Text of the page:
CHICAGO: Nikki Haley, President Donald Trump’s former ambassador to the United Nations, is leaving Boeing Co’s board after less than a year, saying she opposes the planemaker’s decision to seek a US bailout amid the coronavirus crisis.
“I cannot support a move to lean on the federal government for a stimulus or bailout that prioritises our company over others and relies on taxpayers to guarantee our financial position,” Haley said in a March 16 letter that Boeing disclosed Thursday.
“I have long held strong convictions that this is not the role of government.”
Haley – a rising star in Republican politics who is widely expected to consider a run for president herself in 2024 – is exiting the board just as Boeing begins a contentious fight on Capitol Hill over its push for US$60 billion in federal aerospace aid.
The Chicago-based company is rushing to shore up its finances while the coronavirus torpedoes travel demand and sparks the worst predicament in decades for airlines and aircraft manufacturers.
“The former governor probably has a sense that her being linked to the receiving end of a bailout would damage her bona fides as a fiscal conservative, in addition to having possible negative effects on her reputation if the Trump administration bungles this economic stimulus,” said Michael Latner, political science professor at California Polytechnic State University.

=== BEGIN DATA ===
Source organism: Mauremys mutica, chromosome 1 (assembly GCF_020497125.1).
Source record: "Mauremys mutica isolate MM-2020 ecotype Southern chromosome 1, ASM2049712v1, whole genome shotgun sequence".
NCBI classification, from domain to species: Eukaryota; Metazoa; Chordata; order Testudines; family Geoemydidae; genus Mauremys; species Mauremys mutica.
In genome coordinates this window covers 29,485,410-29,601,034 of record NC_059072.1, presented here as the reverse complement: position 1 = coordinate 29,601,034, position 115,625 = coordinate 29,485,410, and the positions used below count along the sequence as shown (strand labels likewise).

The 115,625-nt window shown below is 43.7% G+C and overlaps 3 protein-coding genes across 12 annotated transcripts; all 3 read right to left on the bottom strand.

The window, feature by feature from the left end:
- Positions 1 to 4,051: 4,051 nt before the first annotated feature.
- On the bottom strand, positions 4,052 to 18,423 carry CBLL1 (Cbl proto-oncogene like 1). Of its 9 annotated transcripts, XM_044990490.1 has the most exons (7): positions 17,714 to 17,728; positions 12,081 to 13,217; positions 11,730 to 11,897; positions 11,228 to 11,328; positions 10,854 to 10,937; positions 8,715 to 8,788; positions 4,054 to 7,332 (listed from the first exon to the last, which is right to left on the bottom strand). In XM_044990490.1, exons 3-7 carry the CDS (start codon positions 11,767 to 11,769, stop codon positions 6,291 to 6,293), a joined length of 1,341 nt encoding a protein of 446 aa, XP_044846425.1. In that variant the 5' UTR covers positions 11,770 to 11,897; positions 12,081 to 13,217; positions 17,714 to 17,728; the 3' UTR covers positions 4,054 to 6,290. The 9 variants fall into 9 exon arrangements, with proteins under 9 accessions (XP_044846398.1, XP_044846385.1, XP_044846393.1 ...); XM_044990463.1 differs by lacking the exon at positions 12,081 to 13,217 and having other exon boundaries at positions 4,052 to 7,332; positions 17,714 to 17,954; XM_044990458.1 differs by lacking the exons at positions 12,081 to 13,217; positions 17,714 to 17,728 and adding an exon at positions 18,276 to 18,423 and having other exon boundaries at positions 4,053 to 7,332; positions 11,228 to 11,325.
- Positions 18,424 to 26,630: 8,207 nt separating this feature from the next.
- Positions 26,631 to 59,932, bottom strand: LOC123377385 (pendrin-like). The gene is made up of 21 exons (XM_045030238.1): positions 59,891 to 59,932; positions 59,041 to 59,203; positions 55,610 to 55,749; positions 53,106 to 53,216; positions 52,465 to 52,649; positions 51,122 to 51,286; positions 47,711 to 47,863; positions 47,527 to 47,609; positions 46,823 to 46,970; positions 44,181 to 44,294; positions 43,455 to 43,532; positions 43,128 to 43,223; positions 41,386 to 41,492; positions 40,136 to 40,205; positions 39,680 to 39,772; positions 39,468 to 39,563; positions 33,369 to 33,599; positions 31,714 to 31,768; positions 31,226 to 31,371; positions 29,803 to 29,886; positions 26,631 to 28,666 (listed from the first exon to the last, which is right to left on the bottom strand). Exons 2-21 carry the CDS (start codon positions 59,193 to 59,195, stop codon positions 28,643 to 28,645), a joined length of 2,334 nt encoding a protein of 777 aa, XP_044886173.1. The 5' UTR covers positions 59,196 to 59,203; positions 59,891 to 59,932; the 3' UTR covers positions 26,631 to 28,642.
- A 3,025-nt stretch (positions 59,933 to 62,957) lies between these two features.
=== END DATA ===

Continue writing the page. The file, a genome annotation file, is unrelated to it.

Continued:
‘Potential policy mishaps’
“Public assessments of the last recession-linked corporate bailouts are not positive, so it makes sense for Haley to distance herself from the potential policy mishaps that are about to occur,” Latner said.
Haley was elected to two terms as governor of South Carolina, where she helped Boeing fend off an unionisation drive at its 787 Dreamliner plant in North Charleston.
She is one of the few people who left Trump’s administration on good terms, finding ways to occasionally distance herself from the boss but remaining a steadfast supporter after announcing her resignation as ambassador to the UN in October 2018.
In explaining her exit from the board, Haley said she couldn’t support the drive by Chief Executive Officer Dave Calhoun and the rest of the oversight body to seek a bailout.
“While I know cash is tight, that is equally true for numerous other industries and for millions of small businesses,” she said in the letter.
Boeing, in a statement, said, “We appreciate her service on the board and wish her well.”
Activist investor Bill Ackman, the head of Pershing Square Capital Management, said this week that Boeing won’t survive without government help.
Boeing has tumbled 71% over the last month, the biggest drop by far on the Dow Jones Industrial Average.
The shares fell 4.1% to US$97.71 at the close in New York.
“Haley clearly doesn’t appreciate the gravity of the situation,” said Loren Thompson, an aerospace analyst and chief operating officer for Lexington Institute, a think tank that has accepted contributions from aerospace companies including Boeing.
“This sounds like political posturing more than responsible director behaviour. Perhaps Boeing can pick another board member with aerospace credentials.”